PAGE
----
This week on Prodibi, we talk to food and lifestyle photographer Darina Kopčok from Vancouver, Canada.
Using her fine art training to create evocative images with a distinct sense of mood and place, Darina delights us with her great composition.
Let's discover in this interview these beautiful photographs in full-resolution powered by Prodibi.
A few words about you, how did you start photography?
I’ve had a lifelong passion for food and cooking. When I lost my teaching job in 2008, I started getting published as a food writer. I began a food blog as a portfolio to show to editors.
That is when I picked up the camera to shoot still life photography and found that I enjoyed it even more than the writing. It wasn’t long before I decided to change focus.
You have a Master’s of Fine Arts degree in Creative Writing, how does it help you with your photographs?
I think of myself as a visual storyteller. When I pick up my camera, I always ask myself, “What’s the story I want to tell with this image?”. This might involve a more complicated composition, like a table setting, or it might be something simple, like a cake.
In any case, I try to hint at a wider narrative taking place beyond what can be seen in the photo. This might mean an extra bowl at the edge of a frame, or the sun spilling onto a farmhouse table. I try to give my images a sense of place. As human beings, we deeply resonate with storytelling. A sense of a narrative is what pulls us in to a photograph.
For you, what describes a successful picture and why?
In general, an image is successful for me when it evokes the emotions. It may not be technically correct or perfectly composed, but if the photograph makes you feel something, I believe that it has succeeded.
When I create a food image, I ask myself, “Do I want to eat this?” If the answer is yes, then the food has awakened your appetite, stirred your senses. Food is so much more than just sustenance. It’s connected to so many things, like community, culture, and sensuality.
What would be your advice for beginner food photographers?
Practice as much as you can. Learn about composition, and study still life paintings and the light in the works of the Old Masters. Study the works of the great photographers like Henri Cartier-Bresson and Irving Penn.
Analyze the food photography that inspires you and ask your self why? Look for the common themes, how the photographer uses texture and color, how the food is styled. Photography is a marriage of science and art.
You need to learn both aspects to be successful. It’s a difficult learning curve. Don’t give up.
Are you inspired by the work of other photographers or artists?
Yes, definitely. I think it’s very important to not only look at the food space but also other art forms to help inform your work. At the same time, I also think it’s crucial to develop your own style as early as possible. Try not to do what everyone else is doing. Sometimes we get so caught up with trying to fit in that we forget we each have a unique way of seeing and expressing ourselves.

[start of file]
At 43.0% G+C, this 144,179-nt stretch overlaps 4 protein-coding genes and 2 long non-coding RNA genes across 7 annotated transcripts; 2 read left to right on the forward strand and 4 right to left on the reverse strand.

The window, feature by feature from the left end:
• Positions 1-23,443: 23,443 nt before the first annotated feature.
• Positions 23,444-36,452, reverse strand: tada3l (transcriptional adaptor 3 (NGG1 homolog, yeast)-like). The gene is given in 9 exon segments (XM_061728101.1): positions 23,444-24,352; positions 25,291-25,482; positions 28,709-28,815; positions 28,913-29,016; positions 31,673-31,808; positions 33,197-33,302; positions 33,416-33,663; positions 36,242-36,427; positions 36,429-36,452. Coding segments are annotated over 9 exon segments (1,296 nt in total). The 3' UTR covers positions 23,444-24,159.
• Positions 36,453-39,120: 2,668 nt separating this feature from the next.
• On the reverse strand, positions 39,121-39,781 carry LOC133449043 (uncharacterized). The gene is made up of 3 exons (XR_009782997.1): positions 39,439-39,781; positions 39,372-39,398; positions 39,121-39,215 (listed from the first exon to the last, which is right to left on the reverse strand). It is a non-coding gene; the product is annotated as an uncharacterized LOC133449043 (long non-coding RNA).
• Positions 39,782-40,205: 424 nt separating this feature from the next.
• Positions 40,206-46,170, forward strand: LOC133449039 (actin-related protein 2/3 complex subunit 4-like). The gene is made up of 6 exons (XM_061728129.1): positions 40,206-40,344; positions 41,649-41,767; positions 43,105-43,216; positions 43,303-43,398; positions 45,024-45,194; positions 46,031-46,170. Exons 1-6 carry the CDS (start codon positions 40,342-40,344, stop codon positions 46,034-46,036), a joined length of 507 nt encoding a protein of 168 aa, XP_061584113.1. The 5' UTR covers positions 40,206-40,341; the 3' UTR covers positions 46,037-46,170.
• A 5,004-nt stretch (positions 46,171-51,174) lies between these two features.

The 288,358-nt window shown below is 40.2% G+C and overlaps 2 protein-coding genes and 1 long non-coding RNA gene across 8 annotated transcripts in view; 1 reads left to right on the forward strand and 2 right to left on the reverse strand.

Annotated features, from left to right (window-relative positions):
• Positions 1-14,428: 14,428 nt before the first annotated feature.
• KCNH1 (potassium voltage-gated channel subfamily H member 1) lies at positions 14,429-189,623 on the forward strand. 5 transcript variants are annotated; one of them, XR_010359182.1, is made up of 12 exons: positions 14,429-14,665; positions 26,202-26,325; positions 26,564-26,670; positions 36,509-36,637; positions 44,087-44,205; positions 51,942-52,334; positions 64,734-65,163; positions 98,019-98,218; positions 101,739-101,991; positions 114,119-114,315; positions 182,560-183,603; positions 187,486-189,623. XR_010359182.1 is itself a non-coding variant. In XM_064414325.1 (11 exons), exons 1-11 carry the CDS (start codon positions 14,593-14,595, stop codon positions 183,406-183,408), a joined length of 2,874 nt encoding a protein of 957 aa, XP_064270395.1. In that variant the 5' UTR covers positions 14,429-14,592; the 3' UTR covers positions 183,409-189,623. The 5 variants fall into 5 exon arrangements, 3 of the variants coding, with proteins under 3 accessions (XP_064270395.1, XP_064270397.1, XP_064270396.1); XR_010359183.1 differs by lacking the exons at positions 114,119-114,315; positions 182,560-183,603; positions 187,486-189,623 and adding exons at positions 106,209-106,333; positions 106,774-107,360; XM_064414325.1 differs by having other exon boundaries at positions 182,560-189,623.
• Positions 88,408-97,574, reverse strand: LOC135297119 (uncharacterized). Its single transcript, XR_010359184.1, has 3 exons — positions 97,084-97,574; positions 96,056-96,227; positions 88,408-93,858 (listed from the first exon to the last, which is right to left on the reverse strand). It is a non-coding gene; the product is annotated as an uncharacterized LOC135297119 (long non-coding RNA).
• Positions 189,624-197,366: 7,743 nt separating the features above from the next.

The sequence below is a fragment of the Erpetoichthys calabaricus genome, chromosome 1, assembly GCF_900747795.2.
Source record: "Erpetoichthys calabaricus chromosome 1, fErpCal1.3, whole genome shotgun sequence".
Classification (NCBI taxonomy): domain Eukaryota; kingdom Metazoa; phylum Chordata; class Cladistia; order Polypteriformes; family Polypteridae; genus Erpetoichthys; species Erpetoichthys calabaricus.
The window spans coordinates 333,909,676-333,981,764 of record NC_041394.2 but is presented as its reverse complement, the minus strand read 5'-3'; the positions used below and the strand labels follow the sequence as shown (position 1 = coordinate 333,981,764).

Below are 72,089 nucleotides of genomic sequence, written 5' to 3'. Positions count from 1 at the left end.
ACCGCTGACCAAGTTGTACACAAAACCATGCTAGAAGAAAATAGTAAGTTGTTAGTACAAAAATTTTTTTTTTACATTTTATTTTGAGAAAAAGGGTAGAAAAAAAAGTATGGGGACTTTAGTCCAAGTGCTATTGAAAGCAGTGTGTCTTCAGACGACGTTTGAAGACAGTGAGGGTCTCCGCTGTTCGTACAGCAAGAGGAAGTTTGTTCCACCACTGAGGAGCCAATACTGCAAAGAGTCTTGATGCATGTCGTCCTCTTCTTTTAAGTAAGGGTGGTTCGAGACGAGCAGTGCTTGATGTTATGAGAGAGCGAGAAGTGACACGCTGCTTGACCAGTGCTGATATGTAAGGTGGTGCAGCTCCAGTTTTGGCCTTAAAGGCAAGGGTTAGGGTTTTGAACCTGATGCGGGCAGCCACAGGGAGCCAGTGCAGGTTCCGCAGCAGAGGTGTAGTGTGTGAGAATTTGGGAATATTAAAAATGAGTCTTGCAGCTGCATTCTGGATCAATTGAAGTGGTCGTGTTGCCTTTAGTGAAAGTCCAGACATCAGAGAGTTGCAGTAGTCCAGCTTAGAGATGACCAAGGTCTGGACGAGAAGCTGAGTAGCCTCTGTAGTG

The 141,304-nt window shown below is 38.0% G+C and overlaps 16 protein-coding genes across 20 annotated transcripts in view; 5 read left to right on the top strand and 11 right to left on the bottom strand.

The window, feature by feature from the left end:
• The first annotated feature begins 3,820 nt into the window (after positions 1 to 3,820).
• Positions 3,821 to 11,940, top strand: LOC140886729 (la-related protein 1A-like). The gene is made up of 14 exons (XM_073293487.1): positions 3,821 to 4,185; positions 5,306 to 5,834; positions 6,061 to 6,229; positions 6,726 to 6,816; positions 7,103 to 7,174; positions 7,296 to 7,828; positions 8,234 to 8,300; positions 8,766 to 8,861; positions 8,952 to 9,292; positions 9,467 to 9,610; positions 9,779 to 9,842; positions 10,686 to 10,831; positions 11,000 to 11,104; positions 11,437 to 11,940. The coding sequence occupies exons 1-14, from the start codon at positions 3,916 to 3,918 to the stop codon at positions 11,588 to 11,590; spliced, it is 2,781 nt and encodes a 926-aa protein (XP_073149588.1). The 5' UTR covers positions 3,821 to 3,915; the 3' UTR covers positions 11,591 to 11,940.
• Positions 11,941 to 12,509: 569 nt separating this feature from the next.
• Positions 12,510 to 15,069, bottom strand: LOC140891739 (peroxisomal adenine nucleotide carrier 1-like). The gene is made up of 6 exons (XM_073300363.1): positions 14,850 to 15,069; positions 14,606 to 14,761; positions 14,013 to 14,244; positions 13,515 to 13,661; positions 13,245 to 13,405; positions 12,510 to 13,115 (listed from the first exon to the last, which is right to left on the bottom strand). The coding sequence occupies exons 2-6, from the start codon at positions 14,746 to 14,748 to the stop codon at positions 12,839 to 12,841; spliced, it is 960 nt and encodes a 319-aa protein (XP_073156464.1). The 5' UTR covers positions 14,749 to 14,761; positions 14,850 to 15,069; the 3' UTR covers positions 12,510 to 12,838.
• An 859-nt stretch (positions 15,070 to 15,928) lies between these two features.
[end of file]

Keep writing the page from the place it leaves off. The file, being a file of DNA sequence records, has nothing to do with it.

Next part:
About your photography gear, what are your favorite tools?
I cannot work without a tripod. When it comes to food and still life photography, it’s essential. It allows you to create consistency from image to image and frees up your hands to style to the camera. Inexperienced photographers often complain that they feel limited by the tripod and think using one will stifle their creativity, when in fact
the opposite is true. Using a tripod will set you free.
I also tether to my laptop for every shoot. This allows my clients and I to see a larger rendition of the image than what can be seen on the back of the camera’s LCD screen. Still life photography is a process of assessing and adjusting, often in small increments. Seeing a large version of the shot makes this a lot easier.
Do you have projects for the future like workshops, personal series?
In addition to photography, I write about the craft and mentor photographers that are new to food photography. I write regularly for some online publications like Digital Photography School and Expert Photography, as well as on my own photography blog Gastrostoria. If you go to the blog, you can find out more about my mentorship program.
I will also be launching some eBooks in the coming months, so signing up for my mailing list will keep you up-to-date on that.
As for a personal series, I plan on expanding my Dark Floral series this spring. I began the series in 2018 and it has been selling very well. I’d like to continue on this theme and see what I can come up with.
To see more from Darina:
All photographs copyright Darina Kopcok and used with her permission.
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